Dark Phoenix is still playing in my local theater despite critics’ damning reviews. Honestly, it’s a passable film in a string of X-Men films from Fox that stand apart from Disney’s Marvel Cinematic Universe (MCU) And is in line with the sort of superhero movies we see outside the MCU. It’s certainly better than X-Men: The Last Stand (2003). Sophie Turner is a welcome addition to the cast as Jean Grey, the titular character who becomes the Dark Phoenix after learning of deep betrayals from those she trusted. The cast of the soft X-Men reboot are back and giving good performances. So what’s got everyone so upset?
The film brings up some interesting moral questions regarding responsibility and discrimination too. Watching it made me want to go back and reread the full Dark Phoenix saga, and not just because of the inevitable differences between the movie and the comics. But, it also left me wondering why this adaptation fell flat. This is Jean Grey, one of the most powerful X-Men. She could have easily given Thanos a run for his money if she were in the MCU. So why does she seem so powerless?
Warning: Spoilers Ahead!
So while it’s a decent send-off for Fox’s brand of X-Men, it’s also a movie that clearly suffered rewrites and tweaking in response to other Marvel films: check out this controversy here courtesy of The Film Theorists. It’s also not sure what to do with Jean once she has her power. Like Captain Marvel in the MCU, Jean spends a lot of time off-screen or troubled instead of taking control. But unlike Captain Marvel, she doesn’t get time or effort on the director’s part to illustrate what makes her tick. We know she’s angry, but we never get the full why. We know she has a mutant family in the X-Men, but we never see why her rage exists for everyone aside from Charles Xavier (James McAvoy). Turner does her best, as does Jennifer Lawrence as Mystique aka Raven, but this isn’t really a story about them: it’s about men reacting to them.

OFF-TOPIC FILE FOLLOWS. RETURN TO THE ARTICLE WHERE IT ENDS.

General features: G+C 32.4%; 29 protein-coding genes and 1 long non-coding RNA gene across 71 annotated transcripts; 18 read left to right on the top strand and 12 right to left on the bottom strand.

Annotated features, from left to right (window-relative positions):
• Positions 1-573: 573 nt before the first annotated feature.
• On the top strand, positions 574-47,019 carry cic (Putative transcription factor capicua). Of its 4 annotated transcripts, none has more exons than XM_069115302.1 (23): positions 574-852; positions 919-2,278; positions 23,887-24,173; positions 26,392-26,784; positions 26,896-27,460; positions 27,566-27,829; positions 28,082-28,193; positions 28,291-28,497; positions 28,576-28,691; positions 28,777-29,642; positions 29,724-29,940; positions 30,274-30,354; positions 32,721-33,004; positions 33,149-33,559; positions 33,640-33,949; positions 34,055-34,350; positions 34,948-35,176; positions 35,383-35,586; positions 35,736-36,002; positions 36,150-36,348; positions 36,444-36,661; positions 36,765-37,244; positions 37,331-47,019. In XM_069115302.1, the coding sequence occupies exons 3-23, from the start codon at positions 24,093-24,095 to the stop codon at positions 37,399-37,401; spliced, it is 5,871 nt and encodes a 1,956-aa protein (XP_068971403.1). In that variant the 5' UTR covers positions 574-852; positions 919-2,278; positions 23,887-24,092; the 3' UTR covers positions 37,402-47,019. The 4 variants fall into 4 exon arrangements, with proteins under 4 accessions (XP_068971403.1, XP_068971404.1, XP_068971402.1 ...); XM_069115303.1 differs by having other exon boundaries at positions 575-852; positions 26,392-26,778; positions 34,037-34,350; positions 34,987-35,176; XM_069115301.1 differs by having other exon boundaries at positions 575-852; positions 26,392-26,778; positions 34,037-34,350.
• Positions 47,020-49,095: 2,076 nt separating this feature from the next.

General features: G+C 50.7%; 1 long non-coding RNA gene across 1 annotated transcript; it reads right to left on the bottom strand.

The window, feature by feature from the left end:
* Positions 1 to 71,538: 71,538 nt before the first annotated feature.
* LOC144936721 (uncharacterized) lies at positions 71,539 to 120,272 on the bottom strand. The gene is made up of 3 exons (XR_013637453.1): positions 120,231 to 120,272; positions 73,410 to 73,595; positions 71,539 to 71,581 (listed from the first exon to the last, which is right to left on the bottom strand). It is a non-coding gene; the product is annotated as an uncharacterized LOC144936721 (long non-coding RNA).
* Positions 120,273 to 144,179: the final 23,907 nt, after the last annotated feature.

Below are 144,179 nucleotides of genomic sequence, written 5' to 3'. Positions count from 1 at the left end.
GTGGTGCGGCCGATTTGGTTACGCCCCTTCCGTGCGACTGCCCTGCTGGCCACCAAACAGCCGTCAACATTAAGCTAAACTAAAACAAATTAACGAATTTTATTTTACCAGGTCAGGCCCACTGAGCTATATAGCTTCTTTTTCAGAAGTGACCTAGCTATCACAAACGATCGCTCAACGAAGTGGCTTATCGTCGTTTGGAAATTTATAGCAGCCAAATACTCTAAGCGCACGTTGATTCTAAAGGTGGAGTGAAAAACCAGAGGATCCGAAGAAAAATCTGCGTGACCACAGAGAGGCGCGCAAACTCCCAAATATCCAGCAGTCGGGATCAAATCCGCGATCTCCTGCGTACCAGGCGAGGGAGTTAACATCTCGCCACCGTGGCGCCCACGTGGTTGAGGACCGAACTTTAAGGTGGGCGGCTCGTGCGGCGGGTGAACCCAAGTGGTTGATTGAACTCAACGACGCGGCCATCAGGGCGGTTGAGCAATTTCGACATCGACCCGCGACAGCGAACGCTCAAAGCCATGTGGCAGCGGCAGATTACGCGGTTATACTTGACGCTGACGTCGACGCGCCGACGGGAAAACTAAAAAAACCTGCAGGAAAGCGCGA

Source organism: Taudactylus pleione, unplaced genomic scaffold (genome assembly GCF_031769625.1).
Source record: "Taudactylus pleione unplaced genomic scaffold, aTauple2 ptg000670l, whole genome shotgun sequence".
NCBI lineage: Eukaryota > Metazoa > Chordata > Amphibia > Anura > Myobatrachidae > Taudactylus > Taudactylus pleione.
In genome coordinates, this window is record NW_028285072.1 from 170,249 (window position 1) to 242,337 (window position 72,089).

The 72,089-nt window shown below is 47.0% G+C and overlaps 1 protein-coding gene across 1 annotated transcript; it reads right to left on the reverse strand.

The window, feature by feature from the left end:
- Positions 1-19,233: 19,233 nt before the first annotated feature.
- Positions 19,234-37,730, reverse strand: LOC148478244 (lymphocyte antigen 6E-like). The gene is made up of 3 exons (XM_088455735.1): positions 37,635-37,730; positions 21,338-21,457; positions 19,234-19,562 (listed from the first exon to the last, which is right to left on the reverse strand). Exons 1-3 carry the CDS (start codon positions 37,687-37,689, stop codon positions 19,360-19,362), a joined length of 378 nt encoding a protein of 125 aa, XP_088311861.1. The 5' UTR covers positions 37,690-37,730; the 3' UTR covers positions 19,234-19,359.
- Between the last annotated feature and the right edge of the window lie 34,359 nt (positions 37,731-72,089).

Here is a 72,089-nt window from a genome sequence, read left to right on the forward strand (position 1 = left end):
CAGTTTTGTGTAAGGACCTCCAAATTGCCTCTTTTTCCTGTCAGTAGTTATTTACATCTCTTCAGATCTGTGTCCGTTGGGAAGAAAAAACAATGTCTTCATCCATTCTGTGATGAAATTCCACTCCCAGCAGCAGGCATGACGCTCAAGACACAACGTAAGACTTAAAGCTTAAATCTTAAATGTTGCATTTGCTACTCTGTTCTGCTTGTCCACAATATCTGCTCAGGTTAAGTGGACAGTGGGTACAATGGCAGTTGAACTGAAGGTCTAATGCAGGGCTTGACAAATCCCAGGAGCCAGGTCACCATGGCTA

X-Men and X-Women
It’s a shame because Dark Phoenix is the most powerful of the group and a beloved character because of her inner conflict and strength, yet the movie ends up being more about Xavier coping with his failure than about Jean herself.
Interestingly, the movie is aware of this. Early, Raven calls attention to it after Jean risks her life on Xavier’s orders and by all accounts should have died:
“It’s funny. I can’t actually remember the last time you were the one risking something. And by the way, the women are always saving the men around here. You might wanna think about changing the name to X-Women.”
And she’s absolutely right. The movie framed Xavier in the worst possible way: an egotistical wealthy man full of privilege looking for young people to risk their lives to better his image. His claims that he made these decisions to protect his young charges smacks of infantalizing and appears self-motivated. Xavier only risks himself when the situation proves dire. As Magneto aka Erik Lehnsherr (Michael Fassbender) says, “You’re always sorry, Charles. And there’s always a speech. But nobody cares.”
Agency and Power
This gets at the heart of the matter: Who here has agency? As I used to tell my students, agency is the ability to make choices for oneself. Characters stripped of agency often lack the ability to make meaningful decisions in their own lives, living instead at the whims of others. It’s what makes a character like Batman so intriguing: his wealth, education, family reputation, connections, and training give him a great deal of agency which he in turn uses in every capacity for Gotham City’s benefit. He makes mistakes, but they’re his mistakes to make.